Topic - United States Securities And Exchange Commission

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  • Ex BP-employee settles US insider-trading charges

    A former BP employee who was a coordinator during the 2010 oil spill in the Gulf of Mexico has agreed to settle federal charges of using confidential information on the seriousness of the spill to profit illegally from trading in BP stock.

  • Judge refuses to halt Wal-Mart proxy distribution

    A federal judge in Delaware refused on Friday to issue an injunction prohibiting Wal-Mart from sending its annual proxy statement to shareholders because it doesn't include a Manhattan church parish's proposal for a shareholder vote involving gun sales.

  • Convicting 5, jury nixes Madoff claim he was alone

    Imprisoned financier Bernard Madoff's claim that he carried out a nearly $20 billion fraud by himself has been firmly rejected by a jury that convicted five of his former top employees of all charges that they aided his crimes.

  • Feds defy warnings over porn surfing; more get caught years after scandal

    When confronted with the charge that he had looked at pornography on his government computer 13,224 times during a 14-month span, one Bureau of Public Debt employee offered a novel excuse: He had too much time on his hands.

  • Ex-Va. gov seeks FDA, SEC files on likely witness

    Former Virginia Gov. Bob McDonnell's attorneys are seeking documents from two federal agencies that they hope to use to attack the credibility of the government's expected star witness in his public corruption case.

  • Judge orders ex-trader 'Fabulous Fab' to pay $825K

    A once high-flying Goldman Sachs trader dubbed "Fabulous Fab" was ordered Wednesday to pay more than $825,000 in one of the prominent cases stemming from the mortgage meltdown that helped spark the Great Recession.

  • SEC rejects NY fund's request for bank disclosures

    The Securities and Exchange Commission has rejected shareholder proposals from New York's comptroller that would have asked two major banks to disclose which employees are capable of exposing them to major losses because of their portfolios and bonus incentives.

  • NY comptroller pushes bank high-risk disclosures

    New York's comptroller is urging two major banks to tell shareholders which employees are capable of exposing them to major losses because of their portfolios and bonus incentives.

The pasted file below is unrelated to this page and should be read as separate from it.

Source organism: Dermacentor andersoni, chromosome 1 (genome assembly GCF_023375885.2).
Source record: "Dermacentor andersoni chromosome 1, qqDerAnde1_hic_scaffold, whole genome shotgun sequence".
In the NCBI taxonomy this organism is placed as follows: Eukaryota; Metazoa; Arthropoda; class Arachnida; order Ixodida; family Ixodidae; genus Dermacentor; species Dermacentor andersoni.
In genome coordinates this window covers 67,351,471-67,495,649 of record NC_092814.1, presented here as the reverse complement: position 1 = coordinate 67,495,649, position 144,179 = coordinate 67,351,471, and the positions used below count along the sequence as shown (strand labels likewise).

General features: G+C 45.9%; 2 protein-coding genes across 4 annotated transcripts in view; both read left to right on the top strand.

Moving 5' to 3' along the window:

• KPMG paying $8.2M to settle SEC charges

    The big accounting firm KPMG has agreed to pay $8.2 million to settle federal regulators' charges of compromising its independence by providing non-audit services to companies whose books it audited.

  • Alcoa subsidiary pleads guilty to Bahrain bribery

    PITTSBURGH (AP) — A subsidiary of Alcoa Inc. pleaded guilty Thursday and, along with the parent company, will pay a total of $384 million in penalties for bribing officials in the kingdom of Bahrain through a London-based middleman.

  • Mark Cuban, owner of the NBA's Dallas Mavericks, won a jury verdict in an insider-trading case filed against him by the Securities and Exchange Commission. (ASSOCIATED PRESS)

    Stung by defeat: SEC hires trial consultants

    EXCLUSIVE: Facing a string of recent high-profile courtroom defeats lately, the Securities and Exchange Commission wants to a hire a mock trial firm to help agency lawyers get ready for big cases.

  • ** FILE *** An ECOtality charging station. (Associated Press)

    Bankrupt energy company probed

    Securities regulators are investigating a green energy company that won a $100 million federal grant under President Obama's stimulus program, only to end up bankrupt this fall.

  • Homer Simpson featured in the FOX comedy.

    Nuclear regulators bypass federal firewalls, find ways to see porn

    It's become tougher to surf porn on government computers after scandals, but some workers at the Nuclear Regulatory Commission managed to find ways to bypass detection software and firewalls to get the illicit content, records show.

  • Facebook Chief Operating Officer Sheryl Sandberg delivers a speech during the Global Women's Leadership Summit in Tokyo on Tuesday, July 2, 2013. (AP Photo/Shizuo Kambayashi)

    EDITORIAL: The Class Envy Commission

    President Obama thinks some people make too much money, and he intends to do something about it. Armed with the Dodd-Frank Wall Street regulation bill he pushed through Congress in 2009, the Securities and Exchange Commission is poised to stoke the flames of class envy by shaming CEOs who earn "too much" money.

  • FILE - This Oct. 15, 2008, file photo, shows the exterior view of JPMorgan Chase offices in San Francisco. In a settlement announced Wednesday, Oct. 16, 2013, JPMorgan Chase & Co., has agreed to pay a $100 million penalty and admitted that it “recklessly” distorted prices during a series of London trades that ultimately cost the bank $6 billion in losses. (AP Photo/Paul Sakuma, File)

    JPMorgan pays $100M, admits fault in London trades

    JPMorgan Chase & Co. has agreed to pay a $100 million penalty and admitted that its traders acted "recklessly" during a series of London trades that ultimately cost the bank $6 billion.

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